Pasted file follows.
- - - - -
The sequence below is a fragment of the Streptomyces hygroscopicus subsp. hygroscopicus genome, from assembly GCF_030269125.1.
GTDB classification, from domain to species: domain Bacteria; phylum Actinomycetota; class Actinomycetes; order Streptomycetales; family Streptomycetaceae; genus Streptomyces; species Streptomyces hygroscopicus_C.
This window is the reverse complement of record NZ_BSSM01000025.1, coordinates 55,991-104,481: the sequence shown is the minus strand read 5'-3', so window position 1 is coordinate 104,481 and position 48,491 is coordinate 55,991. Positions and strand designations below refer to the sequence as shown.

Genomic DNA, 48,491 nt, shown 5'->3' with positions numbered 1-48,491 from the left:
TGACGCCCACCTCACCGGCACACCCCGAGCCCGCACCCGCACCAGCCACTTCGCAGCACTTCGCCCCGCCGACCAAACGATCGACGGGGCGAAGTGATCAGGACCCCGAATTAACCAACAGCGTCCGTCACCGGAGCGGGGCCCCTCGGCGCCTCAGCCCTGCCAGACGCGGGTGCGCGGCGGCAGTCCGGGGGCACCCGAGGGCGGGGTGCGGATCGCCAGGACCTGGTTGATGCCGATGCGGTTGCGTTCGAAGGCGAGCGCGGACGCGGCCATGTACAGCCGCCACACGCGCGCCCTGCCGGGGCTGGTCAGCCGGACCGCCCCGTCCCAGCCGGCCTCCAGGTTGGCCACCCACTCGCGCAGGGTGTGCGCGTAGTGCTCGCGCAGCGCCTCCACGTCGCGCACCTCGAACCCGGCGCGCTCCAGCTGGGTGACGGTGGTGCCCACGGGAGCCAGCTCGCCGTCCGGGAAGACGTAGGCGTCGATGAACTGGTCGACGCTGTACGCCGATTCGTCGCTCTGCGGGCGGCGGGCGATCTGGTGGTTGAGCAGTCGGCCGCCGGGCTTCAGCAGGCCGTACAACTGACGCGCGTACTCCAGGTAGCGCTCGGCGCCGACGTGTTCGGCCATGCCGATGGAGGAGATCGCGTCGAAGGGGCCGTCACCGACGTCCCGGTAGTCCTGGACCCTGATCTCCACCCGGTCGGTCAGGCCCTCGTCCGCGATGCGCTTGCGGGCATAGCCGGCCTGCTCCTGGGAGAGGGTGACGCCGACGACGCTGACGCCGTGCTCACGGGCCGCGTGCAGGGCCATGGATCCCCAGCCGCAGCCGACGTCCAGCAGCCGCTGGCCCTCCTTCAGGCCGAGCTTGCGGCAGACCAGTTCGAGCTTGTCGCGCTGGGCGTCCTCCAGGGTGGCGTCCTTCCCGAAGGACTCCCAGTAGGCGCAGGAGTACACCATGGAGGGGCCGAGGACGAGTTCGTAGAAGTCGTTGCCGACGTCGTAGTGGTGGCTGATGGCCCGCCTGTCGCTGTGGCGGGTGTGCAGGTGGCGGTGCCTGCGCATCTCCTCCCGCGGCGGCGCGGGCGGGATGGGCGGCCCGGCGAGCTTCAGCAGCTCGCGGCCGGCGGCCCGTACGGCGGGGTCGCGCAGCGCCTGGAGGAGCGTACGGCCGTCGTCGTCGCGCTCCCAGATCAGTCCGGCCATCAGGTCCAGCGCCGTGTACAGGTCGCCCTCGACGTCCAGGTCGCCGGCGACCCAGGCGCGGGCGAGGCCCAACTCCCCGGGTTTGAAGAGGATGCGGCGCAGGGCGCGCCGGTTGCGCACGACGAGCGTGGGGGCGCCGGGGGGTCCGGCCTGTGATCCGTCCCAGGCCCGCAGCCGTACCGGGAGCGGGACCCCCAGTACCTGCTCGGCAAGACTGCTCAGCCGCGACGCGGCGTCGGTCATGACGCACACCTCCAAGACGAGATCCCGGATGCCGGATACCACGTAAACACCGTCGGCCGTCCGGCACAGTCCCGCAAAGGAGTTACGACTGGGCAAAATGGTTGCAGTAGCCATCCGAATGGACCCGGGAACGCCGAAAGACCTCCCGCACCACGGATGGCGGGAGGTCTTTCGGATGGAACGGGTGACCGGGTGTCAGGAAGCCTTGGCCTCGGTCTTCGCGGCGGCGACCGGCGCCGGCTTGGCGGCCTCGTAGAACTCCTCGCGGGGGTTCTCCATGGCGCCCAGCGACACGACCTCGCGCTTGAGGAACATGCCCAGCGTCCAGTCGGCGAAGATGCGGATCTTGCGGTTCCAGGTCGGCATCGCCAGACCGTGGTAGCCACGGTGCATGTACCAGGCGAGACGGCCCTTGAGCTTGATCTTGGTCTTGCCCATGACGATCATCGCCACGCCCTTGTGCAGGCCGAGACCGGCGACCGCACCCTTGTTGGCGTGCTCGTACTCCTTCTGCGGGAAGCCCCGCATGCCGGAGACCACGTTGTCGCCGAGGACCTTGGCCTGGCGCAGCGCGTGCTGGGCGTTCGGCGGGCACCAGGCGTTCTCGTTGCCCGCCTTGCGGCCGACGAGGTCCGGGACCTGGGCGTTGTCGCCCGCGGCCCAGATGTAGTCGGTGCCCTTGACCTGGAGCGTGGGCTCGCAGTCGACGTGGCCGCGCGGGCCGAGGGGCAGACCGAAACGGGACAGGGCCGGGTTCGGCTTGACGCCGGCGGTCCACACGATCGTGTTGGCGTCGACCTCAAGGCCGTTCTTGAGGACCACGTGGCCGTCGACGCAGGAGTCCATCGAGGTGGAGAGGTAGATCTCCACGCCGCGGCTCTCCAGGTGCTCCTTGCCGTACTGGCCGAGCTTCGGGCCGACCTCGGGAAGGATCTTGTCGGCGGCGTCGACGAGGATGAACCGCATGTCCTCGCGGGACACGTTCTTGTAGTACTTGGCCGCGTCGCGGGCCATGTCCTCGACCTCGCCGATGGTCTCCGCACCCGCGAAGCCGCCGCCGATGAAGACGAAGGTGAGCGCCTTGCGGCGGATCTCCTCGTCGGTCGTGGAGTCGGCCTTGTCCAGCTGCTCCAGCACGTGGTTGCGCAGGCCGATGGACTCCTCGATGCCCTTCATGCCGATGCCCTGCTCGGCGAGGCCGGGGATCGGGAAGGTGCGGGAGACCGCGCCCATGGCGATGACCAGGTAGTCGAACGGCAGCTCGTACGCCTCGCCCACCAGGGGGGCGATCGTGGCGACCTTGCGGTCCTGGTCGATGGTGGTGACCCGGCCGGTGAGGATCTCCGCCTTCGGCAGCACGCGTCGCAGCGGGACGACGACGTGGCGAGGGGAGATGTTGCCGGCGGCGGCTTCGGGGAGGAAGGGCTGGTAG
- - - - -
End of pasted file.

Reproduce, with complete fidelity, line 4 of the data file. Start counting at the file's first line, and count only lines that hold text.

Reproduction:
Genomic DNA, 48,491 nt, shown 5'->3' with positions numbered 1-48,491 from the left: